Chelsea Football Club has received approval to purchase houses from military veterans, signaling their intention to redevelop Stamford Bridge. The club has reached an agreement with the charity ‘Stoll’ to acquire properties near their iconic stadium in west London. This move is part of a planned £2 billion expansion project for their current 40,341-capacity home.
While the purchase is subject to resident consultation, Chelsea will acquire the Sir Oswald Stoll Mansions site located behind Stamford Bridge. It is expected that 50 existing properties will be retained, while new homes with improved facilities will be constructed. The final decision on the redevelopment may take up to nine weeks, with the outcome likely to be announced in autumn.
Following Todd Boehly and Clearlake Capital’s £4.25 billion acquisition of the club in May 2022, funds have been set aside for the redevelopment. Boehly is believed to have allocated money specifically for the development around the stadium.
Previously, Chelsea had considered relocating from their current location, with Earl’s Court being mentioned as a potential site. However, these plans were rejected in April, resulting in the club remaining at their current location. The proposed expansion could increase Stamford Bridge’s capacity to 60,000, but it may also require the team to play their matches elsewhere for up to four years. Potential alternative venues include Wembley, Twickenham, and Fulham’s Craven Cottage. More information regarding this matter is expected to be revealed in due course.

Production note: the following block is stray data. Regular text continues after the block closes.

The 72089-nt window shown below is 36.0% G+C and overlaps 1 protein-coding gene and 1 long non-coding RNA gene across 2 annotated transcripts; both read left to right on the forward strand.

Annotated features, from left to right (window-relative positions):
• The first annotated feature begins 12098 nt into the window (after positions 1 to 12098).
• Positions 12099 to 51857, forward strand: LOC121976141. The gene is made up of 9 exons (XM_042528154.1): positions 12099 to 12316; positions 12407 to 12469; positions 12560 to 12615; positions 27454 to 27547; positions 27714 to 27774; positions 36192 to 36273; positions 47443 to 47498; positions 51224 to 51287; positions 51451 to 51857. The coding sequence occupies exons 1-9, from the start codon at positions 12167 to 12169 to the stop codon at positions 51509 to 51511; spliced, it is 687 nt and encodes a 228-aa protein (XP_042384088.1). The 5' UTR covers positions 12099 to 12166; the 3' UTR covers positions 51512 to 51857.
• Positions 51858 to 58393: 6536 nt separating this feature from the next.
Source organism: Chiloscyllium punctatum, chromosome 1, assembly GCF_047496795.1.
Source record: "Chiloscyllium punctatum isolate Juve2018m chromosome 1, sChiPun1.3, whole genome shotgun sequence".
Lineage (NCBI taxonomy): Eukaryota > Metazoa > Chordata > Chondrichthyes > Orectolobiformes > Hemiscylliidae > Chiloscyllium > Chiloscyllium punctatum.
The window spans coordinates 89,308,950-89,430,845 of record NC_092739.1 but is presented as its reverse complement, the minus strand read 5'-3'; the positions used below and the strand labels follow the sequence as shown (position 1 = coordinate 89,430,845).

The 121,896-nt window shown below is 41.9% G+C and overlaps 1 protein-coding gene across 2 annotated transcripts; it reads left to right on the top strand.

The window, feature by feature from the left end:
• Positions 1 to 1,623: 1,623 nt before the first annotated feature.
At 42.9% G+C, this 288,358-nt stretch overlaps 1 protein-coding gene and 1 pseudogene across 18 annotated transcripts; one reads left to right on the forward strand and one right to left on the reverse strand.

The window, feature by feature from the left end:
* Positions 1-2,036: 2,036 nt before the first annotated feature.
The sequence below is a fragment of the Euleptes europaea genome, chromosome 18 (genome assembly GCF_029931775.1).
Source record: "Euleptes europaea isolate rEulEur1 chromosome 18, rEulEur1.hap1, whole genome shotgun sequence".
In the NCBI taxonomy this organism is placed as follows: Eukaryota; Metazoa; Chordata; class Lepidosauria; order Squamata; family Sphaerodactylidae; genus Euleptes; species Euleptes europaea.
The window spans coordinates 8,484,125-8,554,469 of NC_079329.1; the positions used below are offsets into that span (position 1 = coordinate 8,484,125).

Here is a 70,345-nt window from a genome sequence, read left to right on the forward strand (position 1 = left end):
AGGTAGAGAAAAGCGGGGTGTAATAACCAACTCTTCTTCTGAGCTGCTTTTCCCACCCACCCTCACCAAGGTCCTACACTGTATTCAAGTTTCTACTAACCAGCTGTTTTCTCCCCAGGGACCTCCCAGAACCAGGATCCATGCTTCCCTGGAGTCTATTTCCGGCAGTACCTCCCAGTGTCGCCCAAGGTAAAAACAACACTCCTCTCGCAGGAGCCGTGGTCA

Chelsea have taken a major step towards redeveloping Stamford Bridge, their iconic home of more than a century, after the club lodged a planning application with the London Borough of Hammersmith and Fulham.
If given the go ahead, the ambitious proposal could transform the current 41,000 capacity stadium into a state-of-the-art facility that would be both modern and rich in heritage.
The application includes an expansion of the pitch to around 105 meters by 68 meters – the Premier League-minimum requirement – as well as a single tier stand that extends for almost the full length of the pitch, and that would break the record for the tallest stand in the division.
The redeveloped ground would have a capacity of around 63,000, making it the ninth biggest in the country, and the increased facilities would benefit match day fans, local residents and the club itself alike.
As well as more legroom and wider seats, the stadium would also have improved and upgraded hospitality, retail and leisure spaces, including an interactive exhibition, The Chelsea Story, where visitors can explore the club’s history and achievements.
The project is expected to cost in the region of £500 million, and will be funded through the sale of some of the existing historic buildings, and from commercial and residential developments.
The project has been met with widespread support, including from Chelsea chairman Bruce Buck. He said: “Everyone connected with Chelsea Football Club is very excited at the prospect of redeveloping our historic home. This application demonstrates our ambitions to ensure that the new stadium integrates with the local community.”
The club are yet to set a timeframe for the project, though with building work expected to start as early as 2019 they’re hopeful the new stadium may be ready by the 2022/23 season.